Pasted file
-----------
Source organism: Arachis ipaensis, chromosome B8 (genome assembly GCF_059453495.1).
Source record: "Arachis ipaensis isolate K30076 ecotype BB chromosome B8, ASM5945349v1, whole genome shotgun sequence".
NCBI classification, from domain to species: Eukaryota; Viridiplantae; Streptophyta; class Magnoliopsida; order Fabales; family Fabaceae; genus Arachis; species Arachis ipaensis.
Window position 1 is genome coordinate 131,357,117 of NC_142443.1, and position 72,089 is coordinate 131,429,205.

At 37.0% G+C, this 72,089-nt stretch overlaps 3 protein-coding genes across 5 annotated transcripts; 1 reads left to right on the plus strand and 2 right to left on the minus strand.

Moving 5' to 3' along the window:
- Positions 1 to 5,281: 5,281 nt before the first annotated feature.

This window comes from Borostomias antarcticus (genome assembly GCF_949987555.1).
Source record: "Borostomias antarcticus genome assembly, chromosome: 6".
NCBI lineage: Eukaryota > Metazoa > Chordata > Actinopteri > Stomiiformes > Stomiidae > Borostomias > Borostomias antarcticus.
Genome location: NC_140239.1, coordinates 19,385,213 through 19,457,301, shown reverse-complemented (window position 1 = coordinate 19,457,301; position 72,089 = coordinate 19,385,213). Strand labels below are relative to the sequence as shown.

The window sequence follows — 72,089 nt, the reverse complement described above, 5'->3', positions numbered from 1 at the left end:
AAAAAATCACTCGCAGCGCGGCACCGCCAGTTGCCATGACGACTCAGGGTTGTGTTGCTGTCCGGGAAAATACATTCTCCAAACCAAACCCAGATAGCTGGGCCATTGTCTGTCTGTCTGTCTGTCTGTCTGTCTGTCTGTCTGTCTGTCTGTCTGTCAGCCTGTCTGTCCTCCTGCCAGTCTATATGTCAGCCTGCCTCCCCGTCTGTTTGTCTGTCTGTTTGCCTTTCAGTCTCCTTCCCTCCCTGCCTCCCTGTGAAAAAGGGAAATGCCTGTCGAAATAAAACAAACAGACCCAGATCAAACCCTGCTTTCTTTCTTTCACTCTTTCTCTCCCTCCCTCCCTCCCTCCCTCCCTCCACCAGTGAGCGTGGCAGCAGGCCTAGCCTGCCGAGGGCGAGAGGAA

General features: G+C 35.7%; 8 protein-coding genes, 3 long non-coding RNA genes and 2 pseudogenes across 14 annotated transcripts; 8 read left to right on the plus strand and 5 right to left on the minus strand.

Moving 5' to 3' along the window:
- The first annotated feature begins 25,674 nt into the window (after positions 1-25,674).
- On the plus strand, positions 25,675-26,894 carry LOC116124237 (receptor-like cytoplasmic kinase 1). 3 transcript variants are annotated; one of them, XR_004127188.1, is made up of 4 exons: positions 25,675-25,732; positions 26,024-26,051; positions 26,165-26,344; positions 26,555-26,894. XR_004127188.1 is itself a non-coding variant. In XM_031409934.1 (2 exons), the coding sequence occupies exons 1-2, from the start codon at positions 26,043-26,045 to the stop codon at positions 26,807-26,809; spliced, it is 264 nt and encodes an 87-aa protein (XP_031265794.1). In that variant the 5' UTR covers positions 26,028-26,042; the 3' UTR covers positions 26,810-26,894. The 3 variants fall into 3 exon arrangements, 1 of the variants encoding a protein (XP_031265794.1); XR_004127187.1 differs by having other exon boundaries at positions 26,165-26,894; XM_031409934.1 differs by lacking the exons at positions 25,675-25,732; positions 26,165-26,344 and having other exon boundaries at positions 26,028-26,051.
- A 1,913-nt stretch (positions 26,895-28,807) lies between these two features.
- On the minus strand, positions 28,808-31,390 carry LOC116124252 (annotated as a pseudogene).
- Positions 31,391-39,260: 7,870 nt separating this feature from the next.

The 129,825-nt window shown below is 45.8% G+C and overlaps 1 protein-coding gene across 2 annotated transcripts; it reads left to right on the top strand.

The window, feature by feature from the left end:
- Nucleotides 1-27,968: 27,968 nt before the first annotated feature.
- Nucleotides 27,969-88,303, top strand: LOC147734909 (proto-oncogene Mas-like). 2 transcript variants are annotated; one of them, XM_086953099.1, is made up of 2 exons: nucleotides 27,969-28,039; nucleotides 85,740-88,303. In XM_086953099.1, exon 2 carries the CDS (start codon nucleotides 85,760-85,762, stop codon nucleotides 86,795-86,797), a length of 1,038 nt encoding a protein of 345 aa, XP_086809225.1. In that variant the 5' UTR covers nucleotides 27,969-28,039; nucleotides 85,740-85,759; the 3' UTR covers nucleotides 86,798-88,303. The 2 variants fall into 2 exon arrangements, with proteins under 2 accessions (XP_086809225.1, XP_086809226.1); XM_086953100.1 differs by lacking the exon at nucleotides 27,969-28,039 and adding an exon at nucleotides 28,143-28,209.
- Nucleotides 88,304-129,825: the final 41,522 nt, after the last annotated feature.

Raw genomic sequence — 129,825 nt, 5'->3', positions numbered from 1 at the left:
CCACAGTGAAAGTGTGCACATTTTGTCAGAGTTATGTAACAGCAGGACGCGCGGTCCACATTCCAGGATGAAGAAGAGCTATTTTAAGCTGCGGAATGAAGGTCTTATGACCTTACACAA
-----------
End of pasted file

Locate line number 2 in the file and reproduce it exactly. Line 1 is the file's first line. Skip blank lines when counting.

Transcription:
Source record: "Arachis ipaensis isolate K30076 ecotype BB chromosome B8, ASM5945349v1, whole genome shotgun sequence".